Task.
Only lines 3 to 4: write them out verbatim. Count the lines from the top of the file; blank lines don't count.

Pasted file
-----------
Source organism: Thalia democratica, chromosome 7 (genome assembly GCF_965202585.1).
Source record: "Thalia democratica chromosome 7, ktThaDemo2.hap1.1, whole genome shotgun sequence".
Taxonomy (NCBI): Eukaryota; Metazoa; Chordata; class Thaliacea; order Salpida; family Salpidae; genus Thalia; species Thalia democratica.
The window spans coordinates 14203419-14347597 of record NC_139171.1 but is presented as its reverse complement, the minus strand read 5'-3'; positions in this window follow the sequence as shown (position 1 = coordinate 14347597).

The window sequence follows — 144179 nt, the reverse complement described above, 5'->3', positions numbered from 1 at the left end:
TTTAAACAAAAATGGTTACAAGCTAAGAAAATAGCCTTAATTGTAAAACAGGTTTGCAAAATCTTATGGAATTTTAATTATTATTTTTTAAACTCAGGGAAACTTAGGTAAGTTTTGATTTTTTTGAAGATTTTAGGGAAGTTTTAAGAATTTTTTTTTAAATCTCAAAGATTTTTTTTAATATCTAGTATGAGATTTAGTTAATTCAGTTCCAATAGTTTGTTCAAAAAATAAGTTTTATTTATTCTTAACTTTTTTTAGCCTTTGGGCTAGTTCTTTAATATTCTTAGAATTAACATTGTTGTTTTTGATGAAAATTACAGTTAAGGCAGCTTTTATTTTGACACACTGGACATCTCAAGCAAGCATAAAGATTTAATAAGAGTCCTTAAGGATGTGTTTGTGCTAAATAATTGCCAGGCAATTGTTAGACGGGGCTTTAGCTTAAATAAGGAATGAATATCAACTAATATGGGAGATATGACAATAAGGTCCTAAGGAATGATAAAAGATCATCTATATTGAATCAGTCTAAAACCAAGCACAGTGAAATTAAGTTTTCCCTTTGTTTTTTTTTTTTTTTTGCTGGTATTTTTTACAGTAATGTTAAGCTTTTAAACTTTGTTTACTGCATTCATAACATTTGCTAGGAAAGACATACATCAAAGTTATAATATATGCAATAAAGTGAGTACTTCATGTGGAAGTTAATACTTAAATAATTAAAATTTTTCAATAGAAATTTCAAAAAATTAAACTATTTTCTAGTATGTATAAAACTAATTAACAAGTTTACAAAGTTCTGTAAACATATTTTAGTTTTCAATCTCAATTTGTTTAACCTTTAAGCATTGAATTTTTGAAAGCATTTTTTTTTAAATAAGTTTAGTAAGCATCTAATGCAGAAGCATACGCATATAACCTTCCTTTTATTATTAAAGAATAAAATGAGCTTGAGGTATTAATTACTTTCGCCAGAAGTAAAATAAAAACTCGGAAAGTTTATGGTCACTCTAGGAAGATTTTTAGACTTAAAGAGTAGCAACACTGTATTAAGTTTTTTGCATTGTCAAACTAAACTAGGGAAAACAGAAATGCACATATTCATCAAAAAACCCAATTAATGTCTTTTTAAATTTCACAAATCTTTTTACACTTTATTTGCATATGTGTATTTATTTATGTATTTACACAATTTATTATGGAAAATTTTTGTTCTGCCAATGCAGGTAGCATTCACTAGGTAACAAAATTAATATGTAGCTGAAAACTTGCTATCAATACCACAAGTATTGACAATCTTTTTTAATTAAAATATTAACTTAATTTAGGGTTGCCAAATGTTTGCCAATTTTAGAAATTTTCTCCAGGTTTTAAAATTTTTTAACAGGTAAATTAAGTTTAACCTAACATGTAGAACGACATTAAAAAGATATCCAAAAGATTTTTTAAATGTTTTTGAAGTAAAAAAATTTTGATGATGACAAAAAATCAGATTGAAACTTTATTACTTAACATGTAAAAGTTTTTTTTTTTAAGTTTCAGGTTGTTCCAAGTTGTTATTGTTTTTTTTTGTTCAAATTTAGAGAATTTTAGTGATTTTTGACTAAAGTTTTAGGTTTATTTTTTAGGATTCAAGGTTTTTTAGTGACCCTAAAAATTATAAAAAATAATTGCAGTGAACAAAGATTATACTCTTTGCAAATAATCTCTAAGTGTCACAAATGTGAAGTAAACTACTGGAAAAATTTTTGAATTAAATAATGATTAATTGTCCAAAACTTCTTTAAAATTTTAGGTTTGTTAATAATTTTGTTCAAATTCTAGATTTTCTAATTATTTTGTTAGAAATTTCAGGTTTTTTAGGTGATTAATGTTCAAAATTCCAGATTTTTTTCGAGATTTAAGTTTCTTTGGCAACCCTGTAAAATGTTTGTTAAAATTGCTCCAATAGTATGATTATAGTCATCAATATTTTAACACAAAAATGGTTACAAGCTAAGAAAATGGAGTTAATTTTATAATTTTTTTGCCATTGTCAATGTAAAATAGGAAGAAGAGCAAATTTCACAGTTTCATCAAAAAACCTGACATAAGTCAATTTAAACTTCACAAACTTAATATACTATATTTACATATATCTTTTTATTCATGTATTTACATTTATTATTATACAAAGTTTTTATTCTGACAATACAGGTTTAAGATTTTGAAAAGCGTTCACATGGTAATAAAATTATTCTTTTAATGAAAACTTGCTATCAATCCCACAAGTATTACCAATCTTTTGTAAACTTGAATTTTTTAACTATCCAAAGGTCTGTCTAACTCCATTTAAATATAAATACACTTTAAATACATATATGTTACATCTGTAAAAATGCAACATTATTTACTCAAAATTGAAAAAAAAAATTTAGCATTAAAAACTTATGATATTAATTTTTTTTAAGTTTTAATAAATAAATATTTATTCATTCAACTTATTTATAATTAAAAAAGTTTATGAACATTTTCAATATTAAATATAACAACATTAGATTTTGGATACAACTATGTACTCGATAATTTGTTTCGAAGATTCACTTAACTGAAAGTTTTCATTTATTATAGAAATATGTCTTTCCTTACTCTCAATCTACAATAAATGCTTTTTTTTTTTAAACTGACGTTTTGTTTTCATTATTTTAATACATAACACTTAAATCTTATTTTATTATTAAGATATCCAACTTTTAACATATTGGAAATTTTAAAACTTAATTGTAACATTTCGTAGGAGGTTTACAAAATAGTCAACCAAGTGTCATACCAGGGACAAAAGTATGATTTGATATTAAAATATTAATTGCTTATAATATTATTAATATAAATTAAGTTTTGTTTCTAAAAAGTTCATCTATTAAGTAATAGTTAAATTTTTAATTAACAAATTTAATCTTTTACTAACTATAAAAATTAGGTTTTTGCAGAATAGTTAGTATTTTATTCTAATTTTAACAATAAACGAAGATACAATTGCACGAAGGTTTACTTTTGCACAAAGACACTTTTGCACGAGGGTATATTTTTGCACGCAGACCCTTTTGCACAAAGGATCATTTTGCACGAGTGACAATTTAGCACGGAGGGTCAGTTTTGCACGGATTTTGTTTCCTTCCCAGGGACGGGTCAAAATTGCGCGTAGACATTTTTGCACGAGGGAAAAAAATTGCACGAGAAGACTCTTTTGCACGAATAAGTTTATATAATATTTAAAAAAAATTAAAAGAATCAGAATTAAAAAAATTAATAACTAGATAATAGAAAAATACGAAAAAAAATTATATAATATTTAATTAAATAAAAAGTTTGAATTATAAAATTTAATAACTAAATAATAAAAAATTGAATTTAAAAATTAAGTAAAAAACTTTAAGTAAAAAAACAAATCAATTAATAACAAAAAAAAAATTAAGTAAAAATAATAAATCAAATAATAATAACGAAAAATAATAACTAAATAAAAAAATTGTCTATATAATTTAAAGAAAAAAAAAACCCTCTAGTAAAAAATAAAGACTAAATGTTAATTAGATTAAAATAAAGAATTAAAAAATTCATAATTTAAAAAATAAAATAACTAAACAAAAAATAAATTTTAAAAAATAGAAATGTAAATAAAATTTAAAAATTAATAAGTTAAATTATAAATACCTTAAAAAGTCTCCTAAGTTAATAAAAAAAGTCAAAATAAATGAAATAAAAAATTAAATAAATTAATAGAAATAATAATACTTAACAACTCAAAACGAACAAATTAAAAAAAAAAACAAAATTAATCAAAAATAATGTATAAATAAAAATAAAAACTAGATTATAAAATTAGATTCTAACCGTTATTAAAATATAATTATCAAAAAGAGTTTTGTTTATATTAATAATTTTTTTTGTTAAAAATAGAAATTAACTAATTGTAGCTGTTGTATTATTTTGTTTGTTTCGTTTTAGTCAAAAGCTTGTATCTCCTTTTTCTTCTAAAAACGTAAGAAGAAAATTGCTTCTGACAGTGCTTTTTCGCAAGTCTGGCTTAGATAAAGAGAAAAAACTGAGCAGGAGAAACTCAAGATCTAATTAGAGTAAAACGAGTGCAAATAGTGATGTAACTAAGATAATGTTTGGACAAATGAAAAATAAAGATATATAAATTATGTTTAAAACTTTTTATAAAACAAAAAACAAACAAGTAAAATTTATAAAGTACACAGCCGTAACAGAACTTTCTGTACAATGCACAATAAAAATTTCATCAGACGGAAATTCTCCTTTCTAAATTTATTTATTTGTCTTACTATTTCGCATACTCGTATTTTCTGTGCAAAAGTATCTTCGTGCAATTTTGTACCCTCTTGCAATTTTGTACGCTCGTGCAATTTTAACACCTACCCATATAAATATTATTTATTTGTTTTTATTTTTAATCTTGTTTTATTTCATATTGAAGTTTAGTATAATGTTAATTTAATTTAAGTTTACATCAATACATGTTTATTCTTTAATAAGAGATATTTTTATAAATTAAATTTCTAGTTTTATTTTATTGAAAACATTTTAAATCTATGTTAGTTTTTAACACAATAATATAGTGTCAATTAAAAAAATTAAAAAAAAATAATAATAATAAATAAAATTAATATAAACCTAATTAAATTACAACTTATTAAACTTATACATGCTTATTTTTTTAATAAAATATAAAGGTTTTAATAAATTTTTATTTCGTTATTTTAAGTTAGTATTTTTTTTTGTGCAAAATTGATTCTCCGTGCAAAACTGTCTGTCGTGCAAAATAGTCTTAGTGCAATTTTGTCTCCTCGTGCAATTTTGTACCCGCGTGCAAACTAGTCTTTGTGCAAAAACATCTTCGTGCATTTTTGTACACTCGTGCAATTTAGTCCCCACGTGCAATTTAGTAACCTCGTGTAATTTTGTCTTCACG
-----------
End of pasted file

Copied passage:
Taxonomy (NCBI): Eukaryota; Metazoa; Chordata; class Thaliacea; order Salpida; family Salpidae; genus Thalia; species Thalia democratica.
The window spans coordinates 14203419-14347597 of record NC_139171.1 but is presented as its reverse complement, the minus strand read 5'-3'; positions in this window follow the sequence as shown (position 1 = coordinate 14347597).